I first noticed these ornamented openings, made from flat stone slabs and decorated with thin alabaster, in Asturian churches. Latticework could be produced with stucco as well.
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Especially on sunny days, the ornamentation creates beautiful effects in church interiors. Even the decorative patterns on the stone slabs themselves are visible.
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With this image, one wonders whether the "inventors" of the tracery work of ca. 1200 were inspired by this latticework. The artisans similarly cut ornamental holes in slabs and, with this process, created the predecessors of elegant Gothic tracery.
Translation: Erik Eising (MA)

The Lion

No one who studies the Holy Roman Empire of the twelfth century is able to ignore Henry the Lion (c. 1130-1195). The Welf was the Duke of Saxony as well as Bavaria, and, only second to the Emperor, the most powerful ruler of the Empire. His nickname is already mentioned in contemporaneous sources.
He was ambitious, efficient, and ruthless. His neighbors in Saxony, the Slavs, as well as Emperor Frederick I. Barbarossa, knew this all too well. He additionally had a healthy dose of self-confidence. This is for example illustrated by the copy of a lion monument in front of his castle Dankwarderode in Braunschweig.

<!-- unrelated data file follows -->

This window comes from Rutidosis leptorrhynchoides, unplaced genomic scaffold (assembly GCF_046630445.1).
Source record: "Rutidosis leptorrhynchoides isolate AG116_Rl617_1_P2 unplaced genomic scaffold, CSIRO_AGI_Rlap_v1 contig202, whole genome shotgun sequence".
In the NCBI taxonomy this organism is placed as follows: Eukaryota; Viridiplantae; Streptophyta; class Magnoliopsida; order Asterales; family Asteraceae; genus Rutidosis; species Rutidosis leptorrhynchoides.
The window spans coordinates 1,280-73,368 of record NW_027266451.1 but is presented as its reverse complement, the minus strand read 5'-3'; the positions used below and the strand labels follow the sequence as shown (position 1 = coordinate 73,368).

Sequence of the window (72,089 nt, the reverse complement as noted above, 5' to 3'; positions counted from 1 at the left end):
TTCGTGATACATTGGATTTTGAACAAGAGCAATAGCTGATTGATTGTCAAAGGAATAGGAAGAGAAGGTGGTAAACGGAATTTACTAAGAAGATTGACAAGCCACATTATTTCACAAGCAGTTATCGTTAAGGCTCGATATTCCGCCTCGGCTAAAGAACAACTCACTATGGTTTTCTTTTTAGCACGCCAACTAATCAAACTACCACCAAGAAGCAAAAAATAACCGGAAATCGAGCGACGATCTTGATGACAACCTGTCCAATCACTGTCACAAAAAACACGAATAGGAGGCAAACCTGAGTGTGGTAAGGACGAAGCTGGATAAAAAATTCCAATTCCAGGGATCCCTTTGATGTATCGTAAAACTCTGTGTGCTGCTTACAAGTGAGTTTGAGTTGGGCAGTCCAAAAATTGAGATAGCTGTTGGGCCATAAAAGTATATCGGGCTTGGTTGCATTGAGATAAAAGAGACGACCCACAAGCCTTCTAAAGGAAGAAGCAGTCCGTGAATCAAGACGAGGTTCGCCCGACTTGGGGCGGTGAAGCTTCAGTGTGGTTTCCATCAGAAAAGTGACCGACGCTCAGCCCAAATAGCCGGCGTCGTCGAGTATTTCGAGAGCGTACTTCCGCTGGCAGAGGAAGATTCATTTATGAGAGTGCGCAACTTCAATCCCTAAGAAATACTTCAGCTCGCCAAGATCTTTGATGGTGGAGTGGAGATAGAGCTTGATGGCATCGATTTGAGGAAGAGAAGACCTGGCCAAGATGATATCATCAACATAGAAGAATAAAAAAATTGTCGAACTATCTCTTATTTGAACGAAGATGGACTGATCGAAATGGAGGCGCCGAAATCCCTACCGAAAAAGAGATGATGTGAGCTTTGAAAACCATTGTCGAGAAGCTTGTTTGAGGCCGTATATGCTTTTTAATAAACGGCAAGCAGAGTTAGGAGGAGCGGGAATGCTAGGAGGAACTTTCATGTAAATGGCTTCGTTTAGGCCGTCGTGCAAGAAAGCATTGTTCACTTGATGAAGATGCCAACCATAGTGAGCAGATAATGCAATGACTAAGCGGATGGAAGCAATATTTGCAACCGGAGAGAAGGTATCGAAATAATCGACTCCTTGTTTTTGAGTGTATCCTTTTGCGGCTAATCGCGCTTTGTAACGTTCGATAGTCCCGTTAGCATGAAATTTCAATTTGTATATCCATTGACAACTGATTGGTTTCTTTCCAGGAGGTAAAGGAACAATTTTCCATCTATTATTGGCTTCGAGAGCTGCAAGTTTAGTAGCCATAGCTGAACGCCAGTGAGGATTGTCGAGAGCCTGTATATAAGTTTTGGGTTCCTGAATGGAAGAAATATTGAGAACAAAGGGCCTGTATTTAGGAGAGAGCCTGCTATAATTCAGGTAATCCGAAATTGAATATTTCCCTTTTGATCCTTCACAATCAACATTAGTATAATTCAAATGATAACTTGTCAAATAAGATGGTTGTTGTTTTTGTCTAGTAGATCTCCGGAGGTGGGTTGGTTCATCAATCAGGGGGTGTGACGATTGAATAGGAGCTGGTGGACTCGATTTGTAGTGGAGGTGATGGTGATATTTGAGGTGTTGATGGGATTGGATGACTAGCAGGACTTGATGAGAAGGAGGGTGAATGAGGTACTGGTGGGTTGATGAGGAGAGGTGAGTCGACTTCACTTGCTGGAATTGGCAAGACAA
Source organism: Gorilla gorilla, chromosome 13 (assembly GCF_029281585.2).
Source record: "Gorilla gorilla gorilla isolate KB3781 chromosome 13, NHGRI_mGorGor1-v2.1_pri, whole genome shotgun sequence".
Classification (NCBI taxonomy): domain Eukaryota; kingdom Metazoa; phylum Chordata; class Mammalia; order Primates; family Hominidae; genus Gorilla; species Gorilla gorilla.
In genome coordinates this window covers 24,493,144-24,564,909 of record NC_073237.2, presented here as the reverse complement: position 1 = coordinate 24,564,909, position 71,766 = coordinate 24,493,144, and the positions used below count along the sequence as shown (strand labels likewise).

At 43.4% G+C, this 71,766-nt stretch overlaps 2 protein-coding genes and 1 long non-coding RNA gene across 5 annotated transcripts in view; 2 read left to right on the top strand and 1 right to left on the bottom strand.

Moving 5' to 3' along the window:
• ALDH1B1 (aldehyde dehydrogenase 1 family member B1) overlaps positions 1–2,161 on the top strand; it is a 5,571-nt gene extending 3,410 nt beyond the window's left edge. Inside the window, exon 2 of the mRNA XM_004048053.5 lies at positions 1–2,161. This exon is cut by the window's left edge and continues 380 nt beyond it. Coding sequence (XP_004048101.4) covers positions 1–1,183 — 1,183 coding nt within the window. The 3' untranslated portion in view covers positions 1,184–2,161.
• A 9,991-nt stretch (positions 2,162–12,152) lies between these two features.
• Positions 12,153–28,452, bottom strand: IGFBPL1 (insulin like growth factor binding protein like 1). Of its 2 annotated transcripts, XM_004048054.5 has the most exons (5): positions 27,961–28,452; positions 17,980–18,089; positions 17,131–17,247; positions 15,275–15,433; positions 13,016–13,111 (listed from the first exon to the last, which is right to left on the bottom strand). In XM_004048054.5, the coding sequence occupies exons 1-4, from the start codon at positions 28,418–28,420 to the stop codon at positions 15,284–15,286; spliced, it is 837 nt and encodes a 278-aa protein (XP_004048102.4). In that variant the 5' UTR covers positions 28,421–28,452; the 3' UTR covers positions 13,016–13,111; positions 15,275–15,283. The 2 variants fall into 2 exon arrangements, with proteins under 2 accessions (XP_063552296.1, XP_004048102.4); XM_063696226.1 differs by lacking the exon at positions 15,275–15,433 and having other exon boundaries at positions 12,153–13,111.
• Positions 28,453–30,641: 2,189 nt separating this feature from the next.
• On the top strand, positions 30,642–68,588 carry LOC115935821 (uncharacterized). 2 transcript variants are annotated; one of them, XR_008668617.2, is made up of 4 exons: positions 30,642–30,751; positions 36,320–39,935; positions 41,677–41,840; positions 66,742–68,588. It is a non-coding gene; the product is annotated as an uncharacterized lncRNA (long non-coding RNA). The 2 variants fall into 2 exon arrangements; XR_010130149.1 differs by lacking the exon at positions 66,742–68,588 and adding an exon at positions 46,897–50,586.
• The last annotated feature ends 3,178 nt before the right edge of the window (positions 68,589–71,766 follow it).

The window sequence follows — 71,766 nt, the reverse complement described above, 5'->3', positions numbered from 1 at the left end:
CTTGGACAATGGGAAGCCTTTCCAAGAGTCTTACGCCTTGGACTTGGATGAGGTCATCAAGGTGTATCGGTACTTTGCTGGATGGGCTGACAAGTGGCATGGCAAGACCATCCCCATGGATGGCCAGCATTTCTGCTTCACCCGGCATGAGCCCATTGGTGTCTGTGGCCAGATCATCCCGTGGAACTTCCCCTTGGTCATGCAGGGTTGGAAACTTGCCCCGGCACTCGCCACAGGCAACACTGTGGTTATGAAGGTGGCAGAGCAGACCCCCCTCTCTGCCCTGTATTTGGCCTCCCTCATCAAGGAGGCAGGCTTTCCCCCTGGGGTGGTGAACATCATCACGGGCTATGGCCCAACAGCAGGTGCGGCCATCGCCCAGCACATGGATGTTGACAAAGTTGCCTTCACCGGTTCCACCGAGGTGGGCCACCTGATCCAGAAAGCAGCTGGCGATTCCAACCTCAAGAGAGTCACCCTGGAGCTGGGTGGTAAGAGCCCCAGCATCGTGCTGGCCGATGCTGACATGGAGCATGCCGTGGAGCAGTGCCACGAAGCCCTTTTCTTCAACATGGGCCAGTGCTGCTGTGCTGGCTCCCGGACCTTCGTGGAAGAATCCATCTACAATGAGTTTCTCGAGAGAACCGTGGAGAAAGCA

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This monument, erected around 1170, is worth mentioning not only for its size - art historians consider it to be the eldest preserved full-scale statue in medieval Europe north of the Alps. The sculpture underlined Henry's claim to power. The material used, bronze, emphasized the monument's extraordinary rank.
Yet, the bronze lion could not protect the great man from a deep fall. After Barbarossa had settled his affairs in Italy, he set his eye on Henry. Around 1180, the Duke was ostracized and sent into exile to his father-in-law, King Henry II of England.
His faithful follower, Bernhard II of Lippe, is supposed to have visited him there, after he had fallen into disgrace as well. In the end, Barbarossa forgave both.
The Lion nevertheless went into exile anew. Bernhard began a new career, first as a Cistercian monk, subsequently as abbot in Dünamunde, and finally as bishop of Semigallia in Livonia.
Translation: Erik Eising (M.A.)